Dallas Peace Center Staff
Kelli Seals-Obazee serves as the Executive Director at the Dallas Peace Center. She has worked with the Dallas Peace Center on various community awareness intiatives and direct actions since 2001. In 2009 Kelli served as a Board Member of the Dallas Peace Center and Chair of the Communication and Visibility Team.
In addition, Kelli has had the privilege of serving as a Board Member for the League of Women Voters, Making Connections Inc., creating and serving as Chair of the Economic Empowerment Committee at the Potters House and starting her own non-profit organization called Innovative Social Solutions Inc. One of the goals of Innovative Social Solutions Inc. is to empower today's youth through creative hands on educational programming. A popular program of ISSI has been Teen Hype Talk Show – a conscientious discussion of critical issues by our future leaders.
Concerned about the post 911 growing hostilities toward the Muslim community Kelli reached out to partner with Hadi Jawad and served as the Executive Producer of American Muslim Voices. Kelli is the Executive Producer for her husband's show Point Blank with Tunde Obazee and supports Code Red Reggae Band with marketing. Kelli Obazee believes that her first and most important ministry is in her home. Kelli is a proud mother of six children and four amazing grand-children. Some of Kelli's other media ventures included: Promotions Manager for Rational Radio 1360 AM and later Managing a popular consumer, savings program called The Radio Shopping Show.
Kelli has enjoyed a very successful 12 year career as a III Level WAN Engineer, but make no mistake about it Kelli's passion is people, and is grateful and humbled to render to the call of full-time service for the betterment of humanity, Peace!
DPC Board of Directors
John Fullinwider - President
John Fullinwider has been a part of he Dallas peace and justice community for decades as a community organizer, active on issues related to poverty, housing, education, city services, peace and justice. In addition to the DPC, he works closely with East Dallas Community Schools, Teatro Dallas, South Dallas Cultural Center, and Texas Tenants Union.
Eric O. Reece – Vice President
Eric O. Reece, is an artist, educator and cultural organizer who has been organizing around a variety of social justice issues for more than 15 years. He currently serves as a community development specialist at UT Southwestern. He has served as Executive Director of the Arkansas Equality Network, founding board member of CAR- Center for Artistic Revolution, and advisory board of Lucie's Place-Arkansas' first LGBTQ youth homeless shelter. Eric holds a BSE from University of Central Arkansas, and MSW from University of Arkansas.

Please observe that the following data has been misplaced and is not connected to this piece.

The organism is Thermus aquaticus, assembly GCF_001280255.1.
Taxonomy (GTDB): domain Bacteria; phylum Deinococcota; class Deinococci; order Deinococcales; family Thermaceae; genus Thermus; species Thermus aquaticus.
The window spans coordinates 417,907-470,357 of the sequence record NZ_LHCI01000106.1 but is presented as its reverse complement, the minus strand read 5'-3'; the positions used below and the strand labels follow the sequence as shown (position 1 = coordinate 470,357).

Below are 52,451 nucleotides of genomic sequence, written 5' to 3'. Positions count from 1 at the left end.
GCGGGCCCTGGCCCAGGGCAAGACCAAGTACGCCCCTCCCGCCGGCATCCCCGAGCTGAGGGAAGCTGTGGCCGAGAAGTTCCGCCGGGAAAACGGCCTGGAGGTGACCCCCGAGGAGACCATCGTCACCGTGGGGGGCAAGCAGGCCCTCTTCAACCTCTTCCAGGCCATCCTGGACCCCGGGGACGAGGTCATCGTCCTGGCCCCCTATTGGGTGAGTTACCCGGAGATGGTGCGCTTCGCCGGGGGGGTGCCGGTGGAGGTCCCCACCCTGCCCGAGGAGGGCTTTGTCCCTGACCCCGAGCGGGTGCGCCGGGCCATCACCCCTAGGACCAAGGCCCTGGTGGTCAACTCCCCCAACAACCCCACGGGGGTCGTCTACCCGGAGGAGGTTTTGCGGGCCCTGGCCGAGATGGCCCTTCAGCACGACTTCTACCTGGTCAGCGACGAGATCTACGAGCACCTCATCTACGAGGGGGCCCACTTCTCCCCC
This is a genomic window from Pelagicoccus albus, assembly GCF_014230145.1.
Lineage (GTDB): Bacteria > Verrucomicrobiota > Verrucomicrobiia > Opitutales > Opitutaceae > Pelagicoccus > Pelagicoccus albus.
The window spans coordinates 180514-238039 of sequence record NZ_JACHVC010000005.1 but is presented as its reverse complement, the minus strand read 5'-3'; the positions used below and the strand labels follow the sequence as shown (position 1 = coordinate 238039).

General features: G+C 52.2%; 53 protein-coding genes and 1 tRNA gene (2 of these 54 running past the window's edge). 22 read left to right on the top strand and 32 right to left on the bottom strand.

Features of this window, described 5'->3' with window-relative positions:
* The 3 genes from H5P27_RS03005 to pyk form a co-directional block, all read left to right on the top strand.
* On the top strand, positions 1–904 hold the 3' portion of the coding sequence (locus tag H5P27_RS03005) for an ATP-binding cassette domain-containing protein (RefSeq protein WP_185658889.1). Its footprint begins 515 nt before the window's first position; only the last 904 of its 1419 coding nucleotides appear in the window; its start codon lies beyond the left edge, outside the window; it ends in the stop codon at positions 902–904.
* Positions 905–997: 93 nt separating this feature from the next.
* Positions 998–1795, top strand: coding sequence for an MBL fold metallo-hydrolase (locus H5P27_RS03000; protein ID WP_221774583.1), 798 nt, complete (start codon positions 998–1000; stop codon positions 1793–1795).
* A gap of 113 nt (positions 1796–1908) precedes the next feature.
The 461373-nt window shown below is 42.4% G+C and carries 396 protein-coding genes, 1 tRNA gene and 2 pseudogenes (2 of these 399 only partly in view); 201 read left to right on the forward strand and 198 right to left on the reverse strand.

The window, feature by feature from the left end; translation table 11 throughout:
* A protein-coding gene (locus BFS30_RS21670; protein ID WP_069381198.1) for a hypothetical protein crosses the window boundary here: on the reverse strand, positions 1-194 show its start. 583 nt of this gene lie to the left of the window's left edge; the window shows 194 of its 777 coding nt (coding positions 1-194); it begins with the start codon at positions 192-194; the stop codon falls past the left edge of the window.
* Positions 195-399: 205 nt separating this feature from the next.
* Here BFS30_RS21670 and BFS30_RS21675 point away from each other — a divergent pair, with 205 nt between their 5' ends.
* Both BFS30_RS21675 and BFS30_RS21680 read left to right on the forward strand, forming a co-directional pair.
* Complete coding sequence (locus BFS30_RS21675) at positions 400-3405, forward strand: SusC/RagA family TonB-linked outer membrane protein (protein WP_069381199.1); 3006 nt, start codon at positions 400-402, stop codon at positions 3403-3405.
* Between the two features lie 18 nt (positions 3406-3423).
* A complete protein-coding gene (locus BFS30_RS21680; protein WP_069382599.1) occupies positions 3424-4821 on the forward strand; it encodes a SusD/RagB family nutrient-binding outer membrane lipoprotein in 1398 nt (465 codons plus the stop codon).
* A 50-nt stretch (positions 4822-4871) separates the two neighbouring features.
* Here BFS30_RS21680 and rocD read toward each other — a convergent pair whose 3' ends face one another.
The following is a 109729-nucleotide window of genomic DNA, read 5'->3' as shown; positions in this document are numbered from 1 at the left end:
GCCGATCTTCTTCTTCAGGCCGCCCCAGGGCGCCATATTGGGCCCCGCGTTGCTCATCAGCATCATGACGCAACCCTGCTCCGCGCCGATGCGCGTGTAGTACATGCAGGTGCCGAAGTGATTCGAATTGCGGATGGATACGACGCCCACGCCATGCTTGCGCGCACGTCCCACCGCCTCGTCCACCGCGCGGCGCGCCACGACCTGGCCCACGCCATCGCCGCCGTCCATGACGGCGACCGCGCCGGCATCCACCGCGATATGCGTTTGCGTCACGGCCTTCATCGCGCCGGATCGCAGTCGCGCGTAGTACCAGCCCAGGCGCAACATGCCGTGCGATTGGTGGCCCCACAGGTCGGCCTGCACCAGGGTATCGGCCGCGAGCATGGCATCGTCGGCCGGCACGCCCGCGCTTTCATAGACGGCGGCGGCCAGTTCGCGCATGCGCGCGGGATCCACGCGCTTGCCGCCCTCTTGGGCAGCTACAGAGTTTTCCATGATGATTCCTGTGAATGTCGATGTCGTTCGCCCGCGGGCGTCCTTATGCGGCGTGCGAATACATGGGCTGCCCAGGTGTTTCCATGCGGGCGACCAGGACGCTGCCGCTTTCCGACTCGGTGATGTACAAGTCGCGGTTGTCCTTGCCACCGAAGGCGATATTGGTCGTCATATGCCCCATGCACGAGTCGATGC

Dr. Qaisar Abbas - Secretary
Dr. Qaisar Abbas is Assistant Dean of Research and Grants at UNT. With a Ph. D. in Mass Communication from the University of Wisconsin-Madison and Master’s from Iowa State University, he has a long standing career as a university professor, administrator, researcher, grant writer and freelance journalist. He has provided leadership in both student affairs and academic programs in institutions of higher education in the United States.
He has published articles, book chapters and columns on media, literature and South Asian politics. He regularly contributes articles and columns on politics, media issues and literature to newspapers and online journals. Currently he is on the Editorial Boards of Pakistaniaat and Viewpoint journals.
He has written several major grants for federal, state and private organizations including TRIO and international research and programmatic grants. He has been reviewing federal, state and foundation grants and has evaluated international institutions of higher education and media organizations as a consultant. As Chair of the 1st South Asia Peace Conference in November 2011 he led a major international peace initiative at University of North Texas supported by internal grants.
Before coming to the U.S. he worked for Pakistan TV as News Producer and Information Officer to the Education Minister, Government of Punjab. He is also a poet and writer in his native language Urdu with a published anthology of his poetry “Keep Holing the Sun.”
Sara Mokuria - Treasurer
Sara Mokuria is a multi-racial educator, activist and mother. Born and raised in Dallas, Texas, she was educated at Booker T. Washington High School for the Visual and Performing Arts in Dallas, Eugene Lang College- New School University in New York City, and Simmons College in Boston.
She has a BA in liberal arts, MA in Gender and Cultural Studies, MAT in Teaching High School History and is certified to teach high school in Texas and Massachusetts. She works on issues related to racial and economic justice, freeing all political prisoners, ending the prison industrial complex, women's rights, the arts and poor people's access to education.
Recently she has been involved in the Committee for Justice for Hector Rivas, organizing graduate students against racism at Simmons College, the May Day Coalition, Happy Birthday Assata Campaign, Mothers Against Teen Violence, Fhari Arts Institute and parent, student and teachers rights in Dallas. Sara now works at the Institute for Urban Policy Research at UTD as a Senior Research Associate.
Rev. Holsey Hickman – Ex-Officio
Reverend Hickman is married to Mae and they have five children.
Rev. Diane Baker